And after dealing with water coming into my church for the better part of the past 2+ weeks, I could not help but laugh when I saw that my scriptures for this morning included the passage from Genesis that picks up right after the floodwaters had subsided and God was making a covenant with Noah.

We heard two scripture readings this morning. The first was this story in Genesis where the floodwaters – the floodwaters that had forced Noah, his family and the animals of the earth to take refuge on the ark – subsided, revealing a rainbow in the sky and covenant with God.

I am establishing my covenant with you and your descendants after you, and with every living creature that is with you, the birds, the domestic animals, and every animal of the earth with you. [1]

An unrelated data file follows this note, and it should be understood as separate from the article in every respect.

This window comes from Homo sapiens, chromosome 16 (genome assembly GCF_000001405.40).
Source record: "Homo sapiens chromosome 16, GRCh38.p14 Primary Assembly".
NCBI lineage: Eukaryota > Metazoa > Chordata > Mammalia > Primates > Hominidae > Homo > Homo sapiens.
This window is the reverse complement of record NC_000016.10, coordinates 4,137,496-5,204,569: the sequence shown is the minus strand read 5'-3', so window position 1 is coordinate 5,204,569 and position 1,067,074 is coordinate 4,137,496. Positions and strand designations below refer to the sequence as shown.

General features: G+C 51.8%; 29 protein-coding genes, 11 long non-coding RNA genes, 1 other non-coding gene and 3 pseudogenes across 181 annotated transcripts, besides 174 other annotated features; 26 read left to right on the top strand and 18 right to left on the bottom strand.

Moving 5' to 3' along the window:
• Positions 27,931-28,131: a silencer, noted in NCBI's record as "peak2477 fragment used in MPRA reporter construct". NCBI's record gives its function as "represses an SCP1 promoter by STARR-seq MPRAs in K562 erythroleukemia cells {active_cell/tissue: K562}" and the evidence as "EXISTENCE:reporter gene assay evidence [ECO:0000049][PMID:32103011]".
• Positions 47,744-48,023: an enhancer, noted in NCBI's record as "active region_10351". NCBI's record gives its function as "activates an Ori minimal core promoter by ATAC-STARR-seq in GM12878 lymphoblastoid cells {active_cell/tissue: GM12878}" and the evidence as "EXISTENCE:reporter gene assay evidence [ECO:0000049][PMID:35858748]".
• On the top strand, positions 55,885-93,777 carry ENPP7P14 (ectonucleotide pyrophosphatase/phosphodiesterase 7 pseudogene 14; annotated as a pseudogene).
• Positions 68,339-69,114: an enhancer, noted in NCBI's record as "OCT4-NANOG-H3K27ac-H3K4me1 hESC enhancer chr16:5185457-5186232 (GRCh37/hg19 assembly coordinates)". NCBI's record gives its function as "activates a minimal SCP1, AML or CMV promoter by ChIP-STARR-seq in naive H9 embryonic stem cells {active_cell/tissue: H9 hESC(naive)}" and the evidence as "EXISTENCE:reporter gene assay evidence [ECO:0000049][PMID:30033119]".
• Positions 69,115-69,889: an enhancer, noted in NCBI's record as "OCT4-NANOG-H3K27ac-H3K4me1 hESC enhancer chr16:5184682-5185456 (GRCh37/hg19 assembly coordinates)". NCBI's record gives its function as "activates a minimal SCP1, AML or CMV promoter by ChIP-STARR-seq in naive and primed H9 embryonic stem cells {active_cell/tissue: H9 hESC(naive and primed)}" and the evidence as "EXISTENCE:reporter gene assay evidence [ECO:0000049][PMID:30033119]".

God did not just make this covenant with Noah; God made this covenant with all of creation, including the generations upon generations that would come after him.

And that includes us.

Even in the midst of our crazy lives – and this never-ending winter – God promises to uphold this covenant with us; protecting us when we are in trouble, comforting us when we are scared, loving us when we feel alone, healing us when we feel sick and giving us wisdom when we feel lost.

God made this promise thousands of years ago and God makes this promise today.

Our Gospel reading comes from the beginning of the Gospel of Mark. Immediately after Jesus was baptized, he was driven out into the wilderness for 40 days. We read this text on the first Sunday of Lent, remembering why the season of Lent – which is a penitential season leading up to Easter – lasts for 40 days.